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Doom or mortal kombat? : bilingual literacy in the "mainstream" classroom

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posted on 06.12.2017, 00:00 by Colin LankshearColin Lankshear, Michele KnobelMichele Knobel
It has become almost a cliche that in postindustrial economies and so-called information societies, being literate is more important than ever before (Levett and Lankshear 1994; RassooI 1999). This increased significance is associated partly with the idea that the capacity to manipulate symbols is fundamental to practically all forms of contemporary work and, increasingly, of leisure as well. It is also, however, associated with implications of the move from big to small government, from a welfare state to a more "minimal" one. Many previously existing personnel, public sector social services, and forms of welfare provision for individuals, families, and targeted groups have disappeared in the wake of neoliberal policies of fiscal restraint and a rampaging cult of performativity. In the context of a reduced welfare safety net, individuals have to become more self-sufficient and conform to an ethos of "responsibilization" (de Alba et al. 2000). Achieving self-sufficiency and "responsibilization"-where governments make individuals responsible for health care, welfare, and education-requires people to negotiate diverse and often complex and sophisticated uses of language, texts, information displays, images, and other kinds of symbols and semiotic systems involved in the everyday practices they encounter. In this context the importance of ensuring that all learners achieve effective literacy has enjoyed increased emphasis and centrality within education policy demands on schools and in public perceptions ofschool accountability.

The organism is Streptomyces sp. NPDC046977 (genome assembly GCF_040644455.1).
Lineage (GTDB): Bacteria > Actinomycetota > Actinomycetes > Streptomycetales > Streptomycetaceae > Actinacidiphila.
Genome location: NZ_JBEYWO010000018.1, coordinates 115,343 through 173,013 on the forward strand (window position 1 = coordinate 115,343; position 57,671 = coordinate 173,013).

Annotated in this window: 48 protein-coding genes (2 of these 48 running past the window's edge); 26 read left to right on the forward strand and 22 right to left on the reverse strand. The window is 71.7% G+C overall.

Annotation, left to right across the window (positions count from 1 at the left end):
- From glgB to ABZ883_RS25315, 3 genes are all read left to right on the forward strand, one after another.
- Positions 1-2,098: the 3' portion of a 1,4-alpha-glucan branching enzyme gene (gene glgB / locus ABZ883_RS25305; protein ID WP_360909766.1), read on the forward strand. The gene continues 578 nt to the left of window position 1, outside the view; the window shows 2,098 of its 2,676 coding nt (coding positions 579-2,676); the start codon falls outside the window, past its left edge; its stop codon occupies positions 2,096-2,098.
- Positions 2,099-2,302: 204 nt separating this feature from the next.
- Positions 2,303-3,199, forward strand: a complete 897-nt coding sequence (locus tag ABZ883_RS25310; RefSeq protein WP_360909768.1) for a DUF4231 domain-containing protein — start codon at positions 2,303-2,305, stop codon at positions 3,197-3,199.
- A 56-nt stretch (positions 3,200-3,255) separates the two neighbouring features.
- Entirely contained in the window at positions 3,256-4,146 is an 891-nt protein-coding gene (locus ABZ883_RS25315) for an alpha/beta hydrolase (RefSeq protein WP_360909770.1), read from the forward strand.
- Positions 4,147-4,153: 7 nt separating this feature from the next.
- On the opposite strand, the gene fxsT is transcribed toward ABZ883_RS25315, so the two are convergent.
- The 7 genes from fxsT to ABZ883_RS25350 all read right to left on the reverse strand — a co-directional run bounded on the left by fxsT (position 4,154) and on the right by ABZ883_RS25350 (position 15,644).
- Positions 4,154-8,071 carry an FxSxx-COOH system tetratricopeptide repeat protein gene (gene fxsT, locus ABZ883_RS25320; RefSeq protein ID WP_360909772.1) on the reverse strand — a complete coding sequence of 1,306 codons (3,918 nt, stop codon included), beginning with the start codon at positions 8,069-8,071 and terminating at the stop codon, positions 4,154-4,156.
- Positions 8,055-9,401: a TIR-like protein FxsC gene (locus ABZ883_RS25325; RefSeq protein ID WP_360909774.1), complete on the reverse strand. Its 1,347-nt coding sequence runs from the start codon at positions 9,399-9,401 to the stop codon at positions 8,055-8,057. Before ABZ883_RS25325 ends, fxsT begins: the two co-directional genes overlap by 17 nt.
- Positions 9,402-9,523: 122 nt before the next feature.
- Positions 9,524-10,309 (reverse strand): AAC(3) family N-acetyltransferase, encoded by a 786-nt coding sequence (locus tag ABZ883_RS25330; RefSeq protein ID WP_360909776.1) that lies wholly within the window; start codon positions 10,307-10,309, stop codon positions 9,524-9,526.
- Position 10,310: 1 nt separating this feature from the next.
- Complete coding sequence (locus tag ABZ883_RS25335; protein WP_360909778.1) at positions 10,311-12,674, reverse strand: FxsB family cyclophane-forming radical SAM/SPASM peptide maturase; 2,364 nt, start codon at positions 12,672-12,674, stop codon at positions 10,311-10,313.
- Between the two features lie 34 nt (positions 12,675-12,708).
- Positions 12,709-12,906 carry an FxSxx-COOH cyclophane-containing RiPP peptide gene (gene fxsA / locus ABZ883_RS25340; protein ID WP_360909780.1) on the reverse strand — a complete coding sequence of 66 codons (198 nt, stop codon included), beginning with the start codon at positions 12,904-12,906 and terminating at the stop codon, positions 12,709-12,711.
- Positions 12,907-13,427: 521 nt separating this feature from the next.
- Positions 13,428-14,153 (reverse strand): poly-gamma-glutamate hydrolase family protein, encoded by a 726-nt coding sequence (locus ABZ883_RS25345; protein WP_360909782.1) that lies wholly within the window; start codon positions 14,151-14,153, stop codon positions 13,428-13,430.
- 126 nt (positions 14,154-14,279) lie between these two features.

Funding

Category 1 - Australian Competitive Grants (this includes ARC, NHMRC)

History

Editor

Soto LD

Parent Title

Making a difference in the lives of bilingual/bicultural children

Start Page

31

End Page

51

Number of Pages

21

ISBN-10

0820448923

Publisher

Peter Lang

Place of Publication

USA

Open Access

No

External Author Affiliations

Faculty of Education and Creative Arts; Universidad Nacional Autónoma de México;

Era Eligible

No

Number of Chapters

16

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